Women in dentistry – changing the world
Andrea Ubhi shines a light on gender, equality and inequality and the great work undertaken to address the balance.
We need change
Let’s face it, no matter if you are an owner, leader or a corporate-suite member, for everyone lockdown life has been a challenge. Add in childcare and home schooling to the mix and the past months have for many been about getting through each day.
As we move forward and look to rebuild in every sense, I believe we mustn’t replicate our approach pre-COVID.
Instead, look at all the ‘impossibles’ that we made ‘possible’ during lockdown. No matter how small, because of the situation we were in, we came together in our household to share the load of everyday life and the division of labour.
I am fully aware that this was not the case for everyone. This period may cement the divide further and is even more reason why we need change.
Gender childcare gap
A recent study from the department of economics at Bristol University, by Almudena Sevilla and Sarah Smith, suggested that because of COVID-19, the gender childcare gap had been reduced between men and women, and could result in positive changes for families with younger children post-lockdown.
This was owing to the ‘shocks on demand’ for childcare because of men working from home, furlough and job losses.
The research highlighted whilst our research did not focus on men and women in the dental profession, the data and insights are relevant as the results are extrapolated to the general population.
The ‘temporary shocks’ caused change in the balance of childcare between genders. We remain to see whether the change is a permanent one.
When we look at paternity leave policies, they suggest that temporary changes can have longer-term effects on social norms. This is evidenced by increases in the time that fathers spend in household activities, including childcare.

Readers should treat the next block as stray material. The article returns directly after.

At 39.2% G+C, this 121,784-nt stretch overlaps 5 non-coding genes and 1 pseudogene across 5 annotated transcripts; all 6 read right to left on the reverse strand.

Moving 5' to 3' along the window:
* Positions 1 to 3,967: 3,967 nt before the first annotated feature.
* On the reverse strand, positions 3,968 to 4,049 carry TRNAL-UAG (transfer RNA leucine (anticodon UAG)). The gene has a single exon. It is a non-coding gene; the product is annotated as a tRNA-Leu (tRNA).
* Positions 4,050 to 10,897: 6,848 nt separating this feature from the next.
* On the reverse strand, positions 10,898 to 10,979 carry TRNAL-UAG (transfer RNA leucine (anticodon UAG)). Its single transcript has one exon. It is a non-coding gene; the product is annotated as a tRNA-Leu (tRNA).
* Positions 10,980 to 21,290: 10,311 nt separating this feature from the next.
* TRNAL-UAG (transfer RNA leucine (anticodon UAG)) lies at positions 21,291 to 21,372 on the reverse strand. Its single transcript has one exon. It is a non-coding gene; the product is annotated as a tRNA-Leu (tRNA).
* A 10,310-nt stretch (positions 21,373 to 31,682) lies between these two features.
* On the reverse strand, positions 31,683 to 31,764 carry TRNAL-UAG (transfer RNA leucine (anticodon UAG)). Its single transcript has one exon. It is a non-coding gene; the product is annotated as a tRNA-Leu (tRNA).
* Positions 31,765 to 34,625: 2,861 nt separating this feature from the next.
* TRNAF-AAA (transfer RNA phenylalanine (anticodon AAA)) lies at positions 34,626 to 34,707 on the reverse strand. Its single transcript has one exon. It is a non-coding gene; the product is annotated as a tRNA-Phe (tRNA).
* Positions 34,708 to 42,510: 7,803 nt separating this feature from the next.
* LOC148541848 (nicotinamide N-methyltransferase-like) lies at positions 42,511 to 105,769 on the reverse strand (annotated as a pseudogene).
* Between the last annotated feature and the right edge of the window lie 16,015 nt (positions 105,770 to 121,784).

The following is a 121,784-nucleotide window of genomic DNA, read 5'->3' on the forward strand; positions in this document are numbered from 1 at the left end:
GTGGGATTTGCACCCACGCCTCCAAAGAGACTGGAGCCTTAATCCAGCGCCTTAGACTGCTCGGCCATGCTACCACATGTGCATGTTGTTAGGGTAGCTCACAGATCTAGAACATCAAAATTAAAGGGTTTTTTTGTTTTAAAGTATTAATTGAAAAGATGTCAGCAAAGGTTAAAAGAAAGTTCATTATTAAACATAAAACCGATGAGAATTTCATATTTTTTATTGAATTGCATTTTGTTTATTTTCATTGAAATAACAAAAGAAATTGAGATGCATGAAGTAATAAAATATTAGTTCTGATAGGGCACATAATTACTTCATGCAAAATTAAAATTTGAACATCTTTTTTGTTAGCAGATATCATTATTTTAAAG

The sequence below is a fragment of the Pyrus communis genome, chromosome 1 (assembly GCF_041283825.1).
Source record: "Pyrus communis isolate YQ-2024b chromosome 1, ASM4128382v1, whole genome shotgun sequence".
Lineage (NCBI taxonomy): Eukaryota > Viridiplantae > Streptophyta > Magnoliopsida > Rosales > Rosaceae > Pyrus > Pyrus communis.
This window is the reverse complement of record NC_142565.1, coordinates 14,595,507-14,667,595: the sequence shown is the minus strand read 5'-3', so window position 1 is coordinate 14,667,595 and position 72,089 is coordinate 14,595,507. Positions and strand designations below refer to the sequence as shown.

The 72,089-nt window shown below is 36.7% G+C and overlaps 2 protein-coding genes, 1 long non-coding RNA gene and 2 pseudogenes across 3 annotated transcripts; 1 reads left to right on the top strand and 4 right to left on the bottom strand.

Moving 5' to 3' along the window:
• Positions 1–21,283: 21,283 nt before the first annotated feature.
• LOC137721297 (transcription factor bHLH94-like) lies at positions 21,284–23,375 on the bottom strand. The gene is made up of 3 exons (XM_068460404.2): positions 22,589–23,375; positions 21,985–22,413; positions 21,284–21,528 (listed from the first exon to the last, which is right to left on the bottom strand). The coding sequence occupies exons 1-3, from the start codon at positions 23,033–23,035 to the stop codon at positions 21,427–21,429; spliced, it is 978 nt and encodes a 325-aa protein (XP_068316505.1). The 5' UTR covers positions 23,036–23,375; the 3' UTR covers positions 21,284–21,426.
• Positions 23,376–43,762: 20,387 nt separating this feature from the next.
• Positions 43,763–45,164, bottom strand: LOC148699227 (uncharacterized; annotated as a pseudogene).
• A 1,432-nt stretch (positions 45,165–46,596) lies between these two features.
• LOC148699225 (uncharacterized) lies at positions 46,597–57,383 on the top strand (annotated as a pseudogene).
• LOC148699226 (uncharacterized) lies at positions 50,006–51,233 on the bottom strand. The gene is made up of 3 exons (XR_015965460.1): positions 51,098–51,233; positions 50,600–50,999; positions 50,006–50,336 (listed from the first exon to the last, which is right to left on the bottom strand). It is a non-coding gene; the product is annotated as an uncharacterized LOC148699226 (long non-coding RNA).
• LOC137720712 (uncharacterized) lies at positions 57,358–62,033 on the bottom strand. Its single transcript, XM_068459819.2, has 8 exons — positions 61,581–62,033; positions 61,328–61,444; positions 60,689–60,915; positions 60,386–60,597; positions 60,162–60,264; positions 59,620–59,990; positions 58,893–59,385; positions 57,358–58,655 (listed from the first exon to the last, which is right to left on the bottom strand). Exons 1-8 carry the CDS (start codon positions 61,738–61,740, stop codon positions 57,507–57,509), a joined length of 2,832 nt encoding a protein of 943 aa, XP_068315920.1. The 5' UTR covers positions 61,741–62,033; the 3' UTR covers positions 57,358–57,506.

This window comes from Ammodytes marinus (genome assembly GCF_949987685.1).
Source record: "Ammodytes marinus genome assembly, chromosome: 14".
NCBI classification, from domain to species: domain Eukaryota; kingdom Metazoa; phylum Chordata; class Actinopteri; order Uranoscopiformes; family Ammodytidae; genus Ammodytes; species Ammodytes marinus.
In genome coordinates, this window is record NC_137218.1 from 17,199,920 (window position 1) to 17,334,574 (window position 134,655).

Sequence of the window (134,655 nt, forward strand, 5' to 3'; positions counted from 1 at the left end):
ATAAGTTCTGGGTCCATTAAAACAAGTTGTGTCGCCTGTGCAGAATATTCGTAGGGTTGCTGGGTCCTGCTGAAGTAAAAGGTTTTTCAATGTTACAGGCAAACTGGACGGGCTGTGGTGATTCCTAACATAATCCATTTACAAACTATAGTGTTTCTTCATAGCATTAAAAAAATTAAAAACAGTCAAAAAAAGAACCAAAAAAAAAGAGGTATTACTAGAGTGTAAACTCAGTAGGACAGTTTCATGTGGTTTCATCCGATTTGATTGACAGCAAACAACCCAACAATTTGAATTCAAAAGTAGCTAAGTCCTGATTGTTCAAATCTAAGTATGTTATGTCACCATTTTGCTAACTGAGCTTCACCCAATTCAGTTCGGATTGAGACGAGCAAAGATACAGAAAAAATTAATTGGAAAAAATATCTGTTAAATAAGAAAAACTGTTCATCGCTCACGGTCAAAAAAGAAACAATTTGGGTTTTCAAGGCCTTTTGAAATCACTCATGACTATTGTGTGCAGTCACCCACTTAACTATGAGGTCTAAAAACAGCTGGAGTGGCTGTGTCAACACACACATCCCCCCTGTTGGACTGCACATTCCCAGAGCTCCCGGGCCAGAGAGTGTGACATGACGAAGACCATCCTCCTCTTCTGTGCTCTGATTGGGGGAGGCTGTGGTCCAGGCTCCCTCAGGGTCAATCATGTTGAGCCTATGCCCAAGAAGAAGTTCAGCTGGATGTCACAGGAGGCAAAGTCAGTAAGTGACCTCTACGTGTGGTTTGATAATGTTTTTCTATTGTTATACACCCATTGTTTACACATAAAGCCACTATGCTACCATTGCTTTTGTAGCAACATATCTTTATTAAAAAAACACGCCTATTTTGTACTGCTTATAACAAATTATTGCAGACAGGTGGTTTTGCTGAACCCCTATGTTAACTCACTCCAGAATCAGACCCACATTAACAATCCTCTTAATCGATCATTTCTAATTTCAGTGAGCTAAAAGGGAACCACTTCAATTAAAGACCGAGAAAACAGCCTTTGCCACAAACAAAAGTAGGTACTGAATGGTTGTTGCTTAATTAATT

The pandemic brought profound changes. The total amount of at home childcare completely dwarfs the usual amounts because of the closure of almost all formal childcare.
The impact has also been across the board, affecting all families. Meaning that almost all men have increased the quantity of childcare that they do. The second difference is that this is not a deliberate policy to promote a more equal distribution of childcare. But an unintended consequence of measures to stop a virus spreading.
The changes that have been brought about may need to be recognised and reinforced to have longer-term effects.
Equality begins at home
When husbands and wives both work full time, the wife does 40% more childcare and 30% more housework. That’s according to one US study.
Isn’t it time we recognise and reinforce change as its research concluded?
If we want equality in the workplace, and to be able to have the time to take up leadership positions, then we have to have equality at home. Because we cannot do it all.
For women to take up more leadership roles, then we need more equality at home.
It’s only fair for the men that they get the equal opportunity to work less hours. And the opportunity to focus more time forging relationships with their children, partner and family.
When fathers provide even just routine child care, children have higher levels of educational and economic achievement and lower delinquency rates.
Lockdown may have ‘shocked’ us into sharing the load on chores, childcare and sharing workloads.
Equality works both ways. We need a society where everyone thrives. Women and men.
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